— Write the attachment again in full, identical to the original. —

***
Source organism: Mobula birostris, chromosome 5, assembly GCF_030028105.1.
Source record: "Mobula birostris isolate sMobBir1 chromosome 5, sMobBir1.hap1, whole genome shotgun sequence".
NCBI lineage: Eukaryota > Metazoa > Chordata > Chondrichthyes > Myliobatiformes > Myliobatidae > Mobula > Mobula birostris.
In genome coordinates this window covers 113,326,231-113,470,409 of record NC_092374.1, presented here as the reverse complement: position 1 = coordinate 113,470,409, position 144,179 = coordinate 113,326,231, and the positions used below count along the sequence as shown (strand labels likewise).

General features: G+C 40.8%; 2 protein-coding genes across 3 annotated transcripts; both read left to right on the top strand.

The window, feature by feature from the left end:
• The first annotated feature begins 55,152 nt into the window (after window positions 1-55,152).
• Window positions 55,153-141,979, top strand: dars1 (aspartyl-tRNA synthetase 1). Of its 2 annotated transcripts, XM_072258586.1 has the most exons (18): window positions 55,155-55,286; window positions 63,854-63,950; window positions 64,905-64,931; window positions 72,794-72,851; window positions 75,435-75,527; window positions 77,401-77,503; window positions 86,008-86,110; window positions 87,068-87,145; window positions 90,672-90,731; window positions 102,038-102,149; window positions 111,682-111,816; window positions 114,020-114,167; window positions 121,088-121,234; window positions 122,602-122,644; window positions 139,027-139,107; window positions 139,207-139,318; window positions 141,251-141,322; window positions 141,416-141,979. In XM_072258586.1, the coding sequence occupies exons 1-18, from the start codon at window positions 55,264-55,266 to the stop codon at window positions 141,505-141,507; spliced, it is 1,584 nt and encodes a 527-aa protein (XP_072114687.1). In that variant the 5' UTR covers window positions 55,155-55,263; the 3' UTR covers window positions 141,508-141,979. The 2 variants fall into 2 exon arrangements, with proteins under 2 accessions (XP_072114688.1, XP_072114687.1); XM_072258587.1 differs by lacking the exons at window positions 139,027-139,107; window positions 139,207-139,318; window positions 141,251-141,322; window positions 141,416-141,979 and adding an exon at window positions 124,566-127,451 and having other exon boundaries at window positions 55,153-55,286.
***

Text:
Source organism: Mobula birostris, chromosome 5, assembly GCF_030028105.1.
Source record: "Mobula birostris isolate sMobBir1 chromosome 5, sMobBir1.hap1, whole genome shotgun sequence".
NCBI lineage: Eukaryota > Metazoa > Chordata > Chondrichthyes > Myliobatiformes > Myliobatidae > Mobula > Mobula birostris.
In genome coordinates this window covers 113,326,231-113,470,409 of record NC_092374.1, presented here as the reverse complement: position 1 = coordinate 113,470,409, position 144,179 = coordinate 113,326,231, and the positions used below count along the sequence as shown (strand labels likewise).

General features: G+C 40.8%; 2 protein-coding genes across 3 annotated transcripts; both read left to right on the top strand.

The window, feature by feature from the left end:
• The first annotated feature begins 55,152 nt into the window (after window positions 1-55,152).
• Window positions 55,153-141,979, top strand: dars1 (aspartyl-tRNA synthetase 1). Of its 2 annotated transcripts, XM_072258586.1 has the most exons (18): window positions 55,155-55,286; window positions 63,854-63,950; window positions 64,905-64,931; window positions 72,794-72,851; window positions 75,435-75,527; window positions 77,401-77,503; window positions 86,008-86,110; window positions 87,068-87,145; window positions 90,672-90,731; window positions 102,038-102,149; window positions 111,682-111,816; window positions 114,020-114,167; window positions 121,088-121,234; window positions 122,602-122,644; window positions 139,027-139,107; window positions 139,207-139,318; window positions 141,251-141,322; window positions 141,416-141,979. In XM_072258586.1, the coding sequence occupies exons 1-18, from the start codon at window positions 55,264-55,266 to the stop codon at window positions 141,505-141,507; spliced, it is 1,584 nt and encodes a 527-aa protein (XP_072114687.1). In that variant the 5' UTR covers window positions 55,155-55,263; the 3' UTR covers window positions 141,508-141,979. The 2 variants fall into 2 exon arrangements, with proteins under 2 accessions (XP_072114688.1, XP_072114687.1); XM_072258587.1 differs by lacking the exons at window positions 139,027-139,107; window positions 139,207-139,318; window positions 141,251-141,322; window positions 141,416-141,979 and adding an exon at window positions 124,566-127,451 and having other exon boundaries at window positions 55,153-55,286.